Last week, the US invited Australia, France, Germany, Japan, Norway, South Korea, the UK, and several other countries to join a maritime protection mission in the Persian Gulf region to counter Iran .

Tokyo won’t send ships to join the US-led maritime force to guard tankers in the Strait of Hormuz amid an escalation of tensions between Tehran and Washington, Japan’s Mainichi Shimbun has reported. According to the newspaper, however, Japan may send warships independently in order to protect their vessels in the region.

“We are closely monitoring the situation and continue to collect information while working closely with the United States and other countries”, Japanese Chief Cabinet Secretary Yoshihide Suga explained.

Japan is not the first country to refuse to send its forces to join the US-proposed mission. Germany ruled out its participation, Belgium and Norway are hesitating, while London announced that the UK had planned its own European-led maritime protection coalition.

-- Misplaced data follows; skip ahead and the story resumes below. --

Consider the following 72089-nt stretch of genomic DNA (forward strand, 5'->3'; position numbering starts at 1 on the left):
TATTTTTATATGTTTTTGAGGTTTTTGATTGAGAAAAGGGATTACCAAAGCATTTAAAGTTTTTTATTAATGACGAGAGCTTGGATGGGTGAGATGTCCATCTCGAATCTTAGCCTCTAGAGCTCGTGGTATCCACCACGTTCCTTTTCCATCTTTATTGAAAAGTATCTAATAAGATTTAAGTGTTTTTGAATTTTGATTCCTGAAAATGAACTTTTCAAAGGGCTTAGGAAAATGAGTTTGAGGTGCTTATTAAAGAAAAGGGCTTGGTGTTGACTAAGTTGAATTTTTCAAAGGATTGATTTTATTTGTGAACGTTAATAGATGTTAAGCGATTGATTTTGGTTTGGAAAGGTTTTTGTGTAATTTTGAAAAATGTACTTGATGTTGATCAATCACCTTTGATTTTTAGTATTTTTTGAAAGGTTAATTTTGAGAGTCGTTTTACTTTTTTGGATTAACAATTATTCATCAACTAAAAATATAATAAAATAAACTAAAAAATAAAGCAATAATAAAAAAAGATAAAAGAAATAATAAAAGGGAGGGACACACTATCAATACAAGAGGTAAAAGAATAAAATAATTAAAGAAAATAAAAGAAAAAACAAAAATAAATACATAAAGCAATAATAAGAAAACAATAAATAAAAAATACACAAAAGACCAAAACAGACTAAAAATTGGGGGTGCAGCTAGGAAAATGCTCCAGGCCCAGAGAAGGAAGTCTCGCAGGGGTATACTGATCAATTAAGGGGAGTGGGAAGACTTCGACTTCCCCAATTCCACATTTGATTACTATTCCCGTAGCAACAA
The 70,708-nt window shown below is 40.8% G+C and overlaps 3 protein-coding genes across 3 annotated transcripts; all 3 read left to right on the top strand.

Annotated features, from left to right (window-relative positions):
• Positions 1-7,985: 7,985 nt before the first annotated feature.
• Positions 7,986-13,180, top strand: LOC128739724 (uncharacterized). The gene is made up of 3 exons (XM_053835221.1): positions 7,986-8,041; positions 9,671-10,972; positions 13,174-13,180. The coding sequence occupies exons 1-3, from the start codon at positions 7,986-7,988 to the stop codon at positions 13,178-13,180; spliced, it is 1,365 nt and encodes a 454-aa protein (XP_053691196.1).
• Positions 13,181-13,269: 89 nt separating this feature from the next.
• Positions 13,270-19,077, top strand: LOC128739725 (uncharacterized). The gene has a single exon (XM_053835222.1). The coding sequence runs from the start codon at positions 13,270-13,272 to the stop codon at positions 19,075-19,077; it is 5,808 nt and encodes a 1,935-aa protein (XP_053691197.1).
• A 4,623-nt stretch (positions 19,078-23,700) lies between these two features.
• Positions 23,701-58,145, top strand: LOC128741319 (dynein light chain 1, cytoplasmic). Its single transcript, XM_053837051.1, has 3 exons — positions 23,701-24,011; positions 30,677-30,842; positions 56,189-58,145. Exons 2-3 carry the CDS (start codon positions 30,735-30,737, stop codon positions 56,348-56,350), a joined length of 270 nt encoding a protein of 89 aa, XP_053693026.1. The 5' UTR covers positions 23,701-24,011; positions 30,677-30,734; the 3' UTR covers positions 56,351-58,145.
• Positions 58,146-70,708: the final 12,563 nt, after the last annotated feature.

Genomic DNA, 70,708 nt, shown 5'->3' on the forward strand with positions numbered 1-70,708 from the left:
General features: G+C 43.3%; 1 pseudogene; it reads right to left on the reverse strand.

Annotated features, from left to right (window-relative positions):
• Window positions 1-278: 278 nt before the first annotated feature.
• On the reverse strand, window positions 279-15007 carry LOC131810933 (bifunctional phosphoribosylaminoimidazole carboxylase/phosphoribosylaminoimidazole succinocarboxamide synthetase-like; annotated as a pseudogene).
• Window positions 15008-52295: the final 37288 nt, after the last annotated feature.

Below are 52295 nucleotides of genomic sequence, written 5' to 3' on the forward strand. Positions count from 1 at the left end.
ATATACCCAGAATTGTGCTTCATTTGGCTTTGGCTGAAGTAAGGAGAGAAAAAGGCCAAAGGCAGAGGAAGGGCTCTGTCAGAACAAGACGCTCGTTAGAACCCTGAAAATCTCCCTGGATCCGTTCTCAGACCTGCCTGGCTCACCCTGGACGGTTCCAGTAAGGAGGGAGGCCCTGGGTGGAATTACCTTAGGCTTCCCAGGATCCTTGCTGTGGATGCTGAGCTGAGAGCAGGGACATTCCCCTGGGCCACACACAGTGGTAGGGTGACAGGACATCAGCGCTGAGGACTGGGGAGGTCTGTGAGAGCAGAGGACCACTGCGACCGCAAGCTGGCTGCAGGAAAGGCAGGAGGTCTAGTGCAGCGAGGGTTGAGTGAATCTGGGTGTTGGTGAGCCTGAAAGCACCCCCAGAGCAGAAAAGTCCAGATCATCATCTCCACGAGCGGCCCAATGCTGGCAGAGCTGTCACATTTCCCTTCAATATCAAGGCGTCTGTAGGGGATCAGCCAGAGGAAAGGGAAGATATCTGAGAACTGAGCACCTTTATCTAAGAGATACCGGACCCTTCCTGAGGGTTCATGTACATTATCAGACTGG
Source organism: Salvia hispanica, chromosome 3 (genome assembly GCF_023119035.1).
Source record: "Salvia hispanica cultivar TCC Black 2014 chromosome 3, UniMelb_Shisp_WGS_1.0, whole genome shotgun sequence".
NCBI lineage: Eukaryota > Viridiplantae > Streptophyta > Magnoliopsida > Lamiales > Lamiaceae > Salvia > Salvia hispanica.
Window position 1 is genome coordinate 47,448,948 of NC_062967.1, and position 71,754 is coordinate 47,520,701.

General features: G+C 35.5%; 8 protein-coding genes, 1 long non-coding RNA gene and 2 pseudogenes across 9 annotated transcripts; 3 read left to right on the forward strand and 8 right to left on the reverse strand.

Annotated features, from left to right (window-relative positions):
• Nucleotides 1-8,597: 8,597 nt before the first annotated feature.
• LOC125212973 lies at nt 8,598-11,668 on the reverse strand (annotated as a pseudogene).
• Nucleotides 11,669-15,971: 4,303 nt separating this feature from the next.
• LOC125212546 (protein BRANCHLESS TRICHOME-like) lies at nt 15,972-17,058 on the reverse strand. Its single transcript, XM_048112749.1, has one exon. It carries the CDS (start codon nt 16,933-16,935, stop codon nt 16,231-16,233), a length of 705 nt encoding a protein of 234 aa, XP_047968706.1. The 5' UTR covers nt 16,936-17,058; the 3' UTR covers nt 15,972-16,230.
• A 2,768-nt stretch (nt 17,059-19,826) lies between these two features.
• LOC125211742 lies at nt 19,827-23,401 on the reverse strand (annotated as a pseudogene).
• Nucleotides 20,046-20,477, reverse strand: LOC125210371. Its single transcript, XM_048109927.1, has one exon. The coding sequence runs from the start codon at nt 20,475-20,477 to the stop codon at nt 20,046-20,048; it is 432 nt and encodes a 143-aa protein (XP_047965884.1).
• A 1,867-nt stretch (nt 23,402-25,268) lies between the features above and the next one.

The Islamic Revolutionary Guard Corps previously detained the British tanker Stena Impero over alleged violations of maritime laws, claiming it had ignored warnings, switched off its positioning device, and collided with an Iranian fishing boat.

The incident came mere weeks after the British overseas territory of Gibraltar, aided by the UK Royal Marines, detained the Iranian supertanker Grace 1, claiming it was transferring crude oil to Syria in violation of EU sanctions, which Tehran denied.

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